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Hate My Mom Who Won’t Back Off

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My mother is obsessed with making up for being a “bad” mother. She paid very little attention to us as children. We essentially raised ourselves. Now she smothers us, calling several times a day, coming to visit 3-4 time per year (she lives in another state), and staying 10 days at a time. All of our interactions involve her trying to teach us the basics, as if we are still 5 year-olds, and demanding honor and respect simply for being the mother. Conversations a nearly impossible because she is always right about everything and we should simply accept and honor her wisdom, as the elder. I have tried to gently (and not so gently) remind her that we are now adults and do not need this type of guidance any longer, but she insists that it is a mothers job to teach her children all through life. She respects NO boundaries!I could write for days on that subject alone. She continually says things like the mother is the most important person in one’s life, etc…etc… I know her issues stem from having been sent away for her safety during a war, in her very young years, and then being reunited with her family several years later (resulting in two separation/abandonment scenarios). She also married and left her family behind to come to the US from her homeland when she was 26. This left her with no family support, except for her in-laws, which she claims treated her poorly. Lastly she is uneducated and lacked any motivation to change that. I pity her for all her hardships, but I hate her for what she’s become as a result. My brothers are strong enough to ignore her demands for attention, leaving me to console her and defend them. I am at the point where I just want one of us to die, so I do not have to deal with her any more. Sad, huh?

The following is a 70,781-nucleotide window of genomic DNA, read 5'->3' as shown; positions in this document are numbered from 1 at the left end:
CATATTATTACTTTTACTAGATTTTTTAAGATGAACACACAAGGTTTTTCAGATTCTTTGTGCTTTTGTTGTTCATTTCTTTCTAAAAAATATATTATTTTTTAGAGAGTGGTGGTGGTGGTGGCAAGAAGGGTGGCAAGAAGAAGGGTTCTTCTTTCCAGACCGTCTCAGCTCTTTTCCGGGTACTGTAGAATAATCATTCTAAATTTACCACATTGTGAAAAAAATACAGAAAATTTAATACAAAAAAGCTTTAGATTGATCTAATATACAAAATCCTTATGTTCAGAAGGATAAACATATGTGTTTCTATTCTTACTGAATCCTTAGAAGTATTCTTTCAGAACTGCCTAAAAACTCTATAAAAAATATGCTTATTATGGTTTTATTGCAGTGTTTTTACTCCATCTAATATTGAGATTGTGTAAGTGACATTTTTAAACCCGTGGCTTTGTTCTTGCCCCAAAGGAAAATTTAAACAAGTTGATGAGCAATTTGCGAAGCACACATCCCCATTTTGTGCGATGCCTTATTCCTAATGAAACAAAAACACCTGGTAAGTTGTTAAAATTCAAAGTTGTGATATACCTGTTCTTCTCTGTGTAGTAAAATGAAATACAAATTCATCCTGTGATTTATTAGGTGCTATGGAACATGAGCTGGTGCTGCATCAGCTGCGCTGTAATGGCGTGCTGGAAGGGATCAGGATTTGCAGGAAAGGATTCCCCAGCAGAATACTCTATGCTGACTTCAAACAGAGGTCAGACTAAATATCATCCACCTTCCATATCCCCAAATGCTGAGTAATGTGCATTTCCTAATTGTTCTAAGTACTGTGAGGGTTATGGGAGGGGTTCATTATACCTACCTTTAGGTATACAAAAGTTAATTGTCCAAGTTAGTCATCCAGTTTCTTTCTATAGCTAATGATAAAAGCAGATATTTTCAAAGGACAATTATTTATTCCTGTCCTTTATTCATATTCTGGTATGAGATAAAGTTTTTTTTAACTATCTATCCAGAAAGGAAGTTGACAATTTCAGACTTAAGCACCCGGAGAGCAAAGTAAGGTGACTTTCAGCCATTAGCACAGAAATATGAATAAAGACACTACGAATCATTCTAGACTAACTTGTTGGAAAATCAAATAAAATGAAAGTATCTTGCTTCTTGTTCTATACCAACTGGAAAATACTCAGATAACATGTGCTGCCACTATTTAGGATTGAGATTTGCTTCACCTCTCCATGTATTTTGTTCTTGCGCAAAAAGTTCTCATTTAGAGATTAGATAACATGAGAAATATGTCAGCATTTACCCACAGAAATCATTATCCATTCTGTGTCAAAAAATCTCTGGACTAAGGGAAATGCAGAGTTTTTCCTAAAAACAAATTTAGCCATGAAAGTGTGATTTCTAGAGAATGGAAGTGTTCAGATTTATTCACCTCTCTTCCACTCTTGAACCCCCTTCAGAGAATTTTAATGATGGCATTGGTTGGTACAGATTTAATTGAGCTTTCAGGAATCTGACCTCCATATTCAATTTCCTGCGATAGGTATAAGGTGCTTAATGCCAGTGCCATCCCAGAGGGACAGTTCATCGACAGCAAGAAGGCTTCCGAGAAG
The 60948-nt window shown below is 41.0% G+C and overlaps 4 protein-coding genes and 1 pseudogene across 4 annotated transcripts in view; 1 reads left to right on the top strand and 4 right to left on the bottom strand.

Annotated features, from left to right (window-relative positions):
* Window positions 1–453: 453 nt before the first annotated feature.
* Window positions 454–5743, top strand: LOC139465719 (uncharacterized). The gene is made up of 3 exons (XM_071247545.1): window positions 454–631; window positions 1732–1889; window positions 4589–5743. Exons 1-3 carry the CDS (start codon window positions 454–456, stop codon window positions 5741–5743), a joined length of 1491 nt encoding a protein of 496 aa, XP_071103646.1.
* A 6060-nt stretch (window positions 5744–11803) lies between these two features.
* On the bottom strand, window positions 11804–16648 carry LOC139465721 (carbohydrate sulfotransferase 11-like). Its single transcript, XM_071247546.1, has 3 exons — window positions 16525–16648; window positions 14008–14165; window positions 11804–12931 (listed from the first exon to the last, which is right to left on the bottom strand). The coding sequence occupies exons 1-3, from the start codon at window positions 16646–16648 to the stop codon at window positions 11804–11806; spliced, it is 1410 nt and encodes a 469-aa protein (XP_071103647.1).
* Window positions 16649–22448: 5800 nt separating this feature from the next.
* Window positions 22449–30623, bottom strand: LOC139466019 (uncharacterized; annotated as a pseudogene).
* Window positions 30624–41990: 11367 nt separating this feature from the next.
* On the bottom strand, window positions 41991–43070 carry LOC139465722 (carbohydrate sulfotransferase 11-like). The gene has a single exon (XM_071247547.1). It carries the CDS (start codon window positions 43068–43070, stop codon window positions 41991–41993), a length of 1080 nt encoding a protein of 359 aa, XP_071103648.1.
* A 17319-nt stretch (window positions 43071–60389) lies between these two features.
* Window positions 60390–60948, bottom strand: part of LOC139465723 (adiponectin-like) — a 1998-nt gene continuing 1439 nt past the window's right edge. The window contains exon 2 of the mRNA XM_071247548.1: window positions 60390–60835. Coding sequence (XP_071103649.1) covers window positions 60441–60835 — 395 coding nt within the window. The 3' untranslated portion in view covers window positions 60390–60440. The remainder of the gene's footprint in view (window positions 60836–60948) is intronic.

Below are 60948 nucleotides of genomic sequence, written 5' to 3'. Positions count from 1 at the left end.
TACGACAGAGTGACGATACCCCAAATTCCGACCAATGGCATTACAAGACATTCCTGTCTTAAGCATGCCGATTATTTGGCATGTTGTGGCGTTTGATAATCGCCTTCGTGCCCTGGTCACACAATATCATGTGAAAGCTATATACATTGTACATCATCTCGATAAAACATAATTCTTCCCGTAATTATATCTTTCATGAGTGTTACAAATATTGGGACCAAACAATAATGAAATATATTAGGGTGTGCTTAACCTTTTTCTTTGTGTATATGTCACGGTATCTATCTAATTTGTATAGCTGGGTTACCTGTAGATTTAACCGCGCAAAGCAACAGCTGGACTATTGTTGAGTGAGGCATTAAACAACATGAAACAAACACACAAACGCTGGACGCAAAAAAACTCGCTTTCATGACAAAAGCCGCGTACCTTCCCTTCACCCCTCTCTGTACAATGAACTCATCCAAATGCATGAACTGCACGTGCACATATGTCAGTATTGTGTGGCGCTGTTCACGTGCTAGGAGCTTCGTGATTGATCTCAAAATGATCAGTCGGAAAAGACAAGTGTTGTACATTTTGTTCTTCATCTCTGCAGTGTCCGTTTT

Hate My Mom Who Won’t Back Off

Answered by on -


It really isn’t so sad — as much as it is unfortunate. What I mean by that is that your brothers have exactly the right approach. If you don’t set the boundaries — your mother can’t and won’t. By allowing her to stay too long — and talk too much, you were giving her permission to stay exactly the way she is.

It is better to feel a little bit guilty and not so resentful. The resentment you feel towards her is so great that you’re waiting for one of you to die. Learn to say no to your mother. Just because she wants to do things her way doesn’t mean that way is okay. Instead of picking up the phone and talking to her so many times a day cut back. You’re not going to heal your mothers abandonment issues. She needs to do that with a therapist-not by demanding you lose yourself to make her happy. You are abandoning yourself in the effort to not abandon your mother.

It is new behavior for you, but I’d rather see you feel guilty for saying no — than wishing one of you were dead. You may want to have some individual therapy along the way to get support for doing this. The find help tab at the top of the page can help you find someone in your area.

Wishing you patience and peace,
Dr. Dan
Proof Positive Blog @ PsychCentral

Hate My Mom Who Won’t Back Off

Therapists live, online right now, from BetterHelp:

Daniel J. Tomasulo, PhD, TEP, MFA, MAPP

Dan Tomasulo Ph.D., TEP, MFA, MAPP teaches Positive Psychology in the graduate program of Counseling and Clinical Psychology at Columbia University, Teachers College and works with Martin Seligman, the Father of Positive Psychology in the Masters of Applied Positive Psychology (MAPP) program at the University of Pennsylvania. He is Director of the New York Certification in Positive Psychology for the Open Center in New York City and on faculty at New Jersey City University. Sharecare has honored him as one of the top 10 online influencers on the topic of depression. For more information go to: He also writes for Psych Central's Ask the Therapist column and the Proof Positive blog.

APA Reference
Tomasulo, D. (2018). Hate My Mom Who Won’t Back Off. Psych Central. Retrieved on November 25, 2020, from
Scientifically Reviewed
Last updated: 8 May 2018 (Originally: 11 Jun 2015)
Last reviewed: By a member of our scientific advisory board on 8 May 2018
Published on Psych All rights reserved.